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Travel & Outdoor
Country Extra

Country Extra July 2018

See more of America's countryside with every issue of Country EXTRA!  Country EXTRA is delivered in between your issues of Country.  Celebrate the people, places and stories that make country life so special. Discover America through first-hand reader visits with country folks, full-color photos, reviews of country inns, country-fresh recipes and time-saving tips and shortcuts.

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United States
Trusted Media Brands Inc.
7 Issues

in this issue

1 min.
summer to-do list

WITH A MARKER IN HAND, my son sketched out all the things he wanted to do this summer. I found at least four drawings while cleaning his room (I threw out a lot of “artwork” so I’m sure there was more that I missed). He wants to take a trip to the big city (Chicago) to see the beluga whales at the aquarium, go fishing with his grandparents, have a picnic with my husband and me (for some reason his little sister was not in the picture) and take a road trip. This issue reminds me of my son’s drawings—full of ideas for summer fun. There’s eating watermelon on a hot day (page 11), exploring Chimney Rock (page 12), picking wild raspberries (page 18), cooking for a picnic (page 24) and fishing…

1 min.
everyone has a story... what’s yours?

AMERICAN PRIDE From American flags to fireworks and Fourth of July parades, capture the spirit of America in your best patriotic photos. Share them with us and include details about when and where you took the photo and why you are proud to call this big, beautiful country your home. ROAD TRIP As you hit the road on vacation this summer, snap some photos and take notes! Country readers want to know why your destination is a spot they should put on their list to visit, too. Please include a few nearby attractions and the best places to eat and stay in the area. LIFE IN FOCUS Our talented readers take adorable photos of country life. If you’re a shutterbug, share your images with us. And please tell us a little about what’s going on…

1 min.
a call from the wild

The sun sank below the horizon, and a cool breeze shifted down from the woods. Soft tinges of color rippled across the water. Our family of nine was on vacation at our cabin in Schuylkill County, Pennsylvania. We were kicking back on the deck overlooking our swampy little lake. Mosquitoes filled the balmy darkness, while the cabin windows gleamed with a cheery light. One by one the others went indoors. But for two of my siblings and me, the pull of the natural world was greater. We recognized the call of Canada geese and listened as their haunting cries announced their arrival. A large flock was silhouetted against the sky. Only the strong rise and fall of their wings was visible as they passed the yellow face of the moon. There was a…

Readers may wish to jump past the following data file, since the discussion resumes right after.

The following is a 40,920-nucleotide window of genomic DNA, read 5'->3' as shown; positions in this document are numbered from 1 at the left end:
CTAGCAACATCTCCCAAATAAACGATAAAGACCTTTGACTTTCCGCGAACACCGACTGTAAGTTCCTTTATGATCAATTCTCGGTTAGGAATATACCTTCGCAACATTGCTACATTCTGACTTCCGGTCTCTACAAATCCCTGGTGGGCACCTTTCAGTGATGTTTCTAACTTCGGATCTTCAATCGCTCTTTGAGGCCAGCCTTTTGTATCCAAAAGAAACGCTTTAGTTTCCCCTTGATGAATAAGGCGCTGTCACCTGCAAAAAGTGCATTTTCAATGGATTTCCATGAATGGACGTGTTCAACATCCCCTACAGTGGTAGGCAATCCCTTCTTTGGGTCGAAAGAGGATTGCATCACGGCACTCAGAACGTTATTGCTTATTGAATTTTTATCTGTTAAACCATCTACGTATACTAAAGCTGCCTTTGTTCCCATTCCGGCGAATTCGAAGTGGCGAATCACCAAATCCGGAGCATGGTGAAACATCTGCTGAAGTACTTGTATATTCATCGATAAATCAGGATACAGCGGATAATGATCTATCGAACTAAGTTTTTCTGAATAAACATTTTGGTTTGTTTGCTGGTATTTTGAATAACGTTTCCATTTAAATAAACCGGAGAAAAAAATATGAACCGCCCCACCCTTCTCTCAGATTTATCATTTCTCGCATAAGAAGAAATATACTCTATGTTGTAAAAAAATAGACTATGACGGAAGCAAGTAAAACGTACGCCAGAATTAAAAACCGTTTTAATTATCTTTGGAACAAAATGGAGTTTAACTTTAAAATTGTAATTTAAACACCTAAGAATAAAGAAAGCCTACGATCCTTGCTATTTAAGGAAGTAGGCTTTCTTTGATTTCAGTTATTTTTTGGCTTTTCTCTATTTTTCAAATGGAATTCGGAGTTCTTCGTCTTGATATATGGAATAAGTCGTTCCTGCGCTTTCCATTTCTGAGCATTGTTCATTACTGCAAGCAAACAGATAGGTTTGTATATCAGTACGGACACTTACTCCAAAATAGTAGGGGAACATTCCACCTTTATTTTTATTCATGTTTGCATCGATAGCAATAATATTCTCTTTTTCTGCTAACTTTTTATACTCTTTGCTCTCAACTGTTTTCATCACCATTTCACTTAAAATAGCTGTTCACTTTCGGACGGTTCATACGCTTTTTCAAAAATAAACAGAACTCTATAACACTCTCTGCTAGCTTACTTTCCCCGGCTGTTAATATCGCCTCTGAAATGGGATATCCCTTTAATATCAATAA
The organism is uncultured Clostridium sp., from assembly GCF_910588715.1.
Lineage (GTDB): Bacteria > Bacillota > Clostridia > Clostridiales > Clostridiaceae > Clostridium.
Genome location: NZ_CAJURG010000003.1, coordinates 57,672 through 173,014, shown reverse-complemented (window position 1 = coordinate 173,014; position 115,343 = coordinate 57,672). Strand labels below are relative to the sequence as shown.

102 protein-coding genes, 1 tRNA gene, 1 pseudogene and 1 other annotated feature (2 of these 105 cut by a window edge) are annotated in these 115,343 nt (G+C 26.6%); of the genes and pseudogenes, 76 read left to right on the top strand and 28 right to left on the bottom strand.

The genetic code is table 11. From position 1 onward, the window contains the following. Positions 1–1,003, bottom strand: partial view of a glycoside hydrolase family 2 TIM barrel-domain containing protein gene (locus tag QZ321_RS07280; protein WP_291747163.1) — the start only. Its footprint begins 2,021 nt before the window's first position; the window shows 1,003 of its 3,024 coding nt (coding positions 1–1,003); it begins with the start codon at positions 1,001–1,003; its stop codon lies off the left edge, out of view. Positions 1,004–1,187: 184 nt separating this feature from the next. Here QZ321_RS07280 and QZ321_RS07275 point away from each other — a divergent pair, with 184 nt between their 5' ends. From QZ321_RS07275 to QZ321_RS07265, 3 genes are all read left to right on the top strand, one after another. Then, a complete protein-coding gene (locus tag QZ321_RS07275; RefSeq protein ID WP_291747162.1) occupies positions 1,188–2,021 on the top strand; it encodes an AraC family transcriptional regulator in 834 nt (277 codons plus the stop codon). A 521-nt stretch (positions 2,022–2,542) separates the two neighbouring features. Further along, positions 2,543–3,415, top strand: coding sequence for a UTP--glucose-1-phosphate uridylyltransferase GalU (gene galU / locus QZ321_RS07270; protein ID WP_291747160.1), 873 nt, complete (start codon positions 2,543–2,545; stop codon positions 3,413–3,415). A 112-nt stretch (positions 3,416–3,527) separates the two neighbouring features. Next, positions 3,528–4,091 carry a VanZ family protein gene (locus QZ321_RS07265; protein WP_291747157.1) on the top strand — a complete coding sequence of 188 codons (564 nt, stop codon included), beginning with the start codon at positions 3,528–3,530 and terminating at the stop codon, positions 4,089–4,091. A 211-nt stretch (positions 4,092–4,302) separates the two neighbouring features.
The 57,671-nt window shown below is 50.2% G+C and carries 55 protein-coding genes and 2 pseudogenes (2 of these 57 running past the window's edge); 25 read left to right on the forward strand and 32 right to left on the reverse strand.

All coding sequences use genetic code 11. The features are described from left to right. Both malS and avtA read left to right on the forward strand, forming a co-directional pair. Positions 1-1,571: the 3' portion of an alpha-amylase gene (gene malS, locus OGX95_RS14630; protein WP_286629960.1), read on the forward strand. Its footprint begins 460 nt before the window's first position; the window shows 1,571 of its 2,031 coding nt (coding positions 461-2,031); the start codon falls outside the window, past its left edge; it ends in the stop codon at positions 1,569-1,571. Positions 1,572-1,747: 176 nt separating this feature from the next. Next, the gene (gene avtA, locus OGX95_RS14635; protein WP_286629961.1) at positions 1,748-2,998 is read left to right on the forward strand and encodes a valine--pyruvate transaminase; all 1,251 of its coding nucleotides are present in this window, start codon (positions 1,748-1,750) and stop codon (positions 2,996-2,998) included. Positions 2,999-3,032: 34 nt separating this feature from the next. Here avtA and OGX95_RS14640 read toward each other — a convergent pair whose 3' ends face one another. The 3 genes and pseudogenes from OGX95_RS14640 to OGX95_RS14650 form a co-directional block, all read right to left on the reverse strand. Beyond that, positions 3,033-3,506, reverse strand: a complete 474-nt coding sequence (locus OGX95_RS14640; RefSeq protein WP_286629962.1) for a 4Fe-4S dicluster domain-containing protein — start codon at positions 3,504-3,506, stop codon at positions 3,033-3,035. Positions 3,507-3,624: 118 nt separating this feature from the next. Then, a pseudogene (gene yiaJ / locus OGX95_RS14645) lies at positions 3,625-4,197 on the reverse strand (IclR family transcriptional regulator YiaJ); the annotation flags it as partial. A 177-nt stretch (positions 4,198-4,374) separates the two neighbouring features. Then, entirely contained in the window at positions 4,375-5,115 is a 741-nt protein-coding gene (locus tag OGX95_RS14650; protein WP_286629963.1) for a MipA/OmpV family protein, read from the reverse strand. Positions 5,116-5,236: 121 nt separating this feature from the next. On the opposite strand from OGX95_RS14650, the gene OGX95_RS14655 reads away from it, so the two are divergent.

1 min.
the greatest water fight ever

We stepped onto the porch laughing, shaking water off our heads. Drops flew everywhere. My three brothers and I were soaked—wet boots, wet socks, wet hair, wet jeans. Oh, those drenched jeans were so hard to get out of and even harder to walk in. We put our wet clothes in the concrete tub, dried off and changed. We had been outside moving sprinkler pipe and it was hot and dusty. My oldest brother, Court, started it as soon as the water began to flow. He ran up to one of the sprinkler heads and aimed it at one of us. Then we all picked a sprinkler head. Next thing I knew, a strong burst of water hit me in the face and it hurt. Undaunted, I aimed better and ducked and…

1 min.
backward bloom

My dahlias were taking off. They all had creamy white petals that seemed to saturate themselves in the morning sunlight. Instead of planting them separately, I had grouped several together, and they seemed to bend toward each other, their heads bowing and swaying in the wind like young girls dancing. One bloom stood out from the others. Instead of blending in, this bloom faced backward. I took a few pictures of the dahlias and then went inside. Later, as I was showing the pictures to my teen daughter, I was surprised at how she took to the backward bloom. Its uniqueness was way cooler to her than the “perfect” ones. Her young eyes saw something mine had overlooked. How regulated I have become, I thought. I thank God for the young ones among…

1 min.
the last in line

Making homemade ice cream on the back porch was one of the joys of summer on our farm in Kentucky. This was a treat usually reserved for special occasions or family get-togethers. That sweet, creamy goodness tasted like heaven! Flavor choices were endless, depending on what fruit was ripe for the picking that particular morning. Fresh strawberries or peaches were our favorites. With five siblings, there was always a mad dash and a lot of antics as each of us tried to be the last in line to turn the hand-cranked machine and finish the batch. Usually the last one to crank got the first taste of the goodness as the paddle was removed for the hardening to begin. Most of the time it was passed from one sibling to the next,…